Mini for digital art? Plus some setup questions.

Discussion in 'Mac mini' started by tgrays, Nov 4, 2013.

  1. tgrays macrumors member

    Apr 21, 2013

    I'm looking for some advice (and confirmation?) please as to whether the Mini is doable for the stuff I'll be putting it through. I've done some searches and it seems it's spiffy enough for Photoshop CS6 work, however what I've read seems mostly geared towards photo editing and such.

    What I'd like to know is if this is the same for digital art... as in digital painting, drawing, lots of brush work, working with layers, filters, and so on? Or is that a different ballpark altogether?

    I also make high-res brushes and draw stuff for print. Other than digital art on Photoshop, I sometimes do general graphic design/vector work on Illustrator. I use Sketchbook occasionally, and I may look into using Manga Studio or other drawing apps in the future as well. Other than this, I usually have (at the very least) my browser open with quite a bit of tabs, FTP for web stuff, and Mail running as well.

    So, my question is, will the Mini be able to handle this smoothly? If so, which one should I be getting? Will there be a big difference between the i5 and i7 in my case? (If I get the i7, I'll be going with the base and not the 2.6)

    My budget is a bit tight so I'd like to get the most bang for my buck so to speak. I just don't know which upgrades, if any, makes a difference and which doesn't. I do plan on maxing out the ram to 16GB, but that's the only thing I know at this point. I'm not very computer hardware savvy (I only know the general basics), so benchmarks and all these specific numbers are kind of gibberish to me, to be honest. :p

    Any advice or suggestions would be greatly appreciated. Thanks very much!

    ETA: I forgot to mention that I occasionally do a bit of animated gifs, but no real video work. I don't know if this makes a difference, but I'm throwing it in anyway!
  2. fa8362 macrumors 65816

    Jul 7, 2008
    Nothing you do will tax the Mini. You don't even need an i7. Just make sure you have enough RAM. How much is enough? That depends on the file sizes you typically work with, but 4 GB is likely not enough. I use 16 GB. That's the current max for the Mini.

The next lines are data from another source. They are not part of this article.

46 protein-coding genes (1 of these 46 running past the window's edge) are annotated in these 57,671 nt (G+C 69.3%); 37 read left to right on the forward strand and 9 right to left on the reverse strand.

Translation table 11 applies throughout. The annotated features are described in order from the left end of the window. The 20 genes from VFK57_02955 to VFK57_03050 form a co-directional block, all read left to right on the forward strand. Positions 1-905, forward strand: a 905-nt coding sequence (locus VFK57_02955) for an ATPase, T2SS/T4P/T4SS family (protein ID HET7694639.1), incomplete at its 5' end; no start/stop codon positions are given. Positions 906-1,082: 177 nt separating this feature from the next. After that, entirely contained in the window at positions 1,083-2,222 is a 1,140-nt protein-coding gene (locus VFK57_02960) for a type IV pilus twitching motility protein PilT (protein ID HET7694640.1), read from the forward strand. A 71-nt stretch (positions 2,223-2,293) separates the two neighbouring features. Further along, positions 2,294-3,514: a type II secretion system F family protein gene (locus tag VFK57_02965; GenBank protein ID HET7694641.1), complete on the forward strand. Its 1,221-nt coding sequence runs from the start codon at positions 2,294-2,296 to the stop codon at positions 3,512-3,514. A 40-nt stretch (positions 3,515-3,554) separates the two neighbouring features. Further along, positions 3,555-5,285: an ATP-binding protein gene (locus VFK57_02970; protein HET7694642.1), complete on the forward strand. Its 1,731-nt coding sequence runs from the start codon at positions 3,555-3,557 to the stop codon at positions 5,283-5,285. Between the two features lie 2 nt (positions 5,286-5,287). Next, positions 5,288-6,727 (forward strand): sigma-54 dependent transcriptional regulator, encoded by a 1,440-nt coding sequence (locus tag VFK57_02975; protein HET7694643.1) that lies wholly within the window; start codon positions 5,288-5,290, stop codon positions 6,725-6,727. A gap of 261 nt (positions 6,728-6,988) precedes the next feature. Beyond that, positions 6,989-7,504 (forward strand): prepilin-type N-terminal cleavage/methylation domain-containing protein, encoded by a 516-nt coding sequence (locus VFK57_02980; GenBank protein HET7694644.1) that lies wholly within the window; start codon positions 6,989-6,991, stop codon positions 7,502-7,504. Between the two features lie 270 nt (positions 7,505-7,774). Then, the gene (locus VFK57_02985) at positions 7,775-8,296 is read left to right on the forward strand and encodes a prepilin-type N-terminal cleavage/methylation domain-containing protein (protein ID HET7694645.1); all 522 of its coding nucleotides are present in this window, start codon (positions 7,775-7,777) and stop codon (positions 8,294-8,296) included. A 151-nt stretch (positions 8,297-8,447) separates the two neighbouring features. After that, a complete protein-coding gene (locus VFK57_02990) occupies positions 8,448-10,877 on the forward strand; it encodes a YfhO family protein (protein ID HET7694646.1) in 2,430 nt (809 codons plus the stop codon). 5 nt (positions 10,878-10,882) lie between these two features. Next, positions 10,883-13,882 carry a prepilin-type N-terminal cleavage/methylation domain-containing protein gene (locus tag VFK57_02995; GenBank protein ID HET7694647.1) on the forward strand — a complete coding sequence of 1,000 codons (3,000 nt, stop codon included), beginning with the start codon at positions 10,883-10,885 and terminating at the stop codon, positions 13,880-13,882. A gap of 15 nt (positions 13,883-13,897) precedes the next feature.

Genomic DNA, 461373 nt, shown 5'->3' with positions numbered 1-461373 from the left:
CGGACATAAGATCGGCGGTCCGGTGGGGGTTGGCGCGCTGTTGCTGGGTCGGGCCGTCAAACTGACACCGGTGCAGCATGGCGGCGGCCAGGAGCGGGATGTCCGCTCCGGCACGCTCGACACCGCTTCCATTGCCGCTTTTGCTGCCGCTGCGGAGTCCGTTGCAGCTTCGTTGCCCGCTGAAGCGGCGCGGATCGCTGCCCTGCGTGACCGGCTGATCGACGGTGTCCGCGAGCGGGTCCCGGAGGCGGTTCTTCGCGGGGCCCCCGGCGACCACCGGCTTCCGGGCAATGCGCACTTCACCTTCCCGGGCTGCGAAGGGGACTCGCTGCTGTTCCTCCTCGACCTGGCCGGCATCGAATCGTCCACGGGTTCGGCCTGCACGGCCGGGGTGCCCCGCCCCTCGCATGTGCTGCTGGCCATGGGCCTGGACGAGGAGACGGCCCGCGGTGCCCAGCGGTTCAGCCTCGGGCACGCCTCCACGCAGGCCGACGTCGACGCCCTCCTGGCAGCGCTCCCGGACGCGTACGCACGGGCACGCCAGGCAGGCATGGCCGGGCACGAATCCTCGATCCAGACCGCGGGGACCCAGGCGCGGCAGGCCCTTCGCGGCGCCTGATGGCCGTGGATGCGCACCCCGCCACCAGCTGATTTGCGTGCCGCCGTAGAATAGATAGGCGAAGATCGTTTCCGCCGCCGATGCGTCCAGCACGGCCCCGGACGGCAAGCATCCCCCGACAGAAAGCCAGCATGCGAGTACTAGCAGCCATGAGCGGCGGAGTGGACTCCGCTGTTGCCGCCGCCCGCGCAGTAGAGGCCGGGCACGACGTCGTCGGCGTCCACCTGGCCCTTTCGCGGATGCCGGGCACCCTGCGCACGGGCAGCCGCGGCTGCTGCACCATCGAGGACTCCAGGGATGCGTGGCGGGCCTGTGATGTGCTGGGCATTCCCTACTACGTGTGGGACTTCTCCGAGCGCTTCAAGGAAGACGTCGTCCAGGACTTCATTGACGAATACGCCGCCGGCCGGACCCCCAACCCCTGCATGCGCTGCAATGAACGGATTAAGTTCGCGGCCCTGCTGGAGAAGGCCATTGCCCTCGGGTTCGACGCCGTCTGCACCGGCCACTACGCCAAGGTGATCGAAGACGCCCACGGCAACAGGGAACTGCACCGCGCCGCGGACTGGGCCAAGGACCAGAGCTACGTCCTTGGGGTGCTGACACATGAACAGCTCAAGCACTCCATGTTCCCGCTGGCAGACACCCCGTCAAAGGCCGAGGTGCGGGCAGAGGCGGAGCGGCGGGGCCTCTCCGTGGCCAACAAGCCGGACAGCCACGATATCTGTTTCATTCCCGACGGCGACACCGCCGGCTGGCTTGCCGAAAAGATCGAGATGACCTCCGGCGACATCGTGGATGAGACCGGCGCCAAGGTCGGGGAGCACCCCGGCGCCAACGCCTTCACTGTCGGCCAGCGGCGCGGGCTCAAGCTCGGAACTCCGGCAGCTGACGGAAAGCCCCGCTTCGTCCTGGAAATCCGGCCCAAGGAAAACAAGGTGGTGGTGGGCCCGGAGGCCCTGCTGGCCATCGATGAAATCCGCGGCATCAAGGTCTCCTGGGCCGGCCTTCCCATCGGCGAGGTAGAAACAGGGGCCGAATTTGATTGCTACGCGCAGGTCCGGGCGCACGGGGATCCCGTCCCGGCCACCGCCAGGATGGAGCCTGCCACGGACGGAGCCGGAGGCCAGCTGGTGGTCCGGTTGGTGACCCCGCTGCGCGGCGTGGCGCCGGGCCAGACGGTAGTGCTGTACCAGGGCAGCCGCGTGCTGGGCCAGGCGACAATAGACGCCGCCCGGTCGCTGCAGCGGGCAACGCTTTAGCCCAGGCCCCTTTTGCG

Don't buy the RAM from Apple. Fools do that.
  3. strider21 macrumors newbie

    Mar 5, 2011
    kind of similar scenario, confused between:
    • 2012 Mac mini with 2.3 GHz i7, 4GB RAM and 256GB SSD.
    • 2013 21.5 imac with 2.7GHz i5, 4GB RAM and 256GB SSD
    usage will be Graphic design (Photoshop and Illustrator running simultaneously, CC version ). In Photoshop i'll be working at a resolution of 4500 px x 4500 px (max), 300dpi, RGB. Predominantly using brushes and filters.
    purely Performance wise, which do you think is better?
    also any reviews/ opinions for the display-quality of 2013 21.5 imac ( Graphic design usage )
  4. tgrays thread starter macrumors member

    Apr 21, 2013
    Thanks fa8362, may I assume from what you said that the i7 vs i5 doesn't make a difference in terms of performance for graphics and digital art? What types of design work utilizes the i7 then? Video? I've heard that i7 is recommended for design work, but I guess what I'm trying to figure out is what type, exactly.

    I may in the end have to go with i7 regardless though if I want the ssd, as I just realized that there's no ssd option for the i5.

    Ram-wise, yes, I'll definitely be needing the maximum 16GB. 8GB is hardly enough for me as it is with my usage. I'd have gone with 32 if it were possible!
  5. tonsouhugou macrumors newbie

    Nov 5, 2013
    8GB is hardly enough for me as it is with my usage. I'd have gone with 32 if it were possible![​IMG]
  6. fa8362 macrumors 65816

    Jul 7, 2008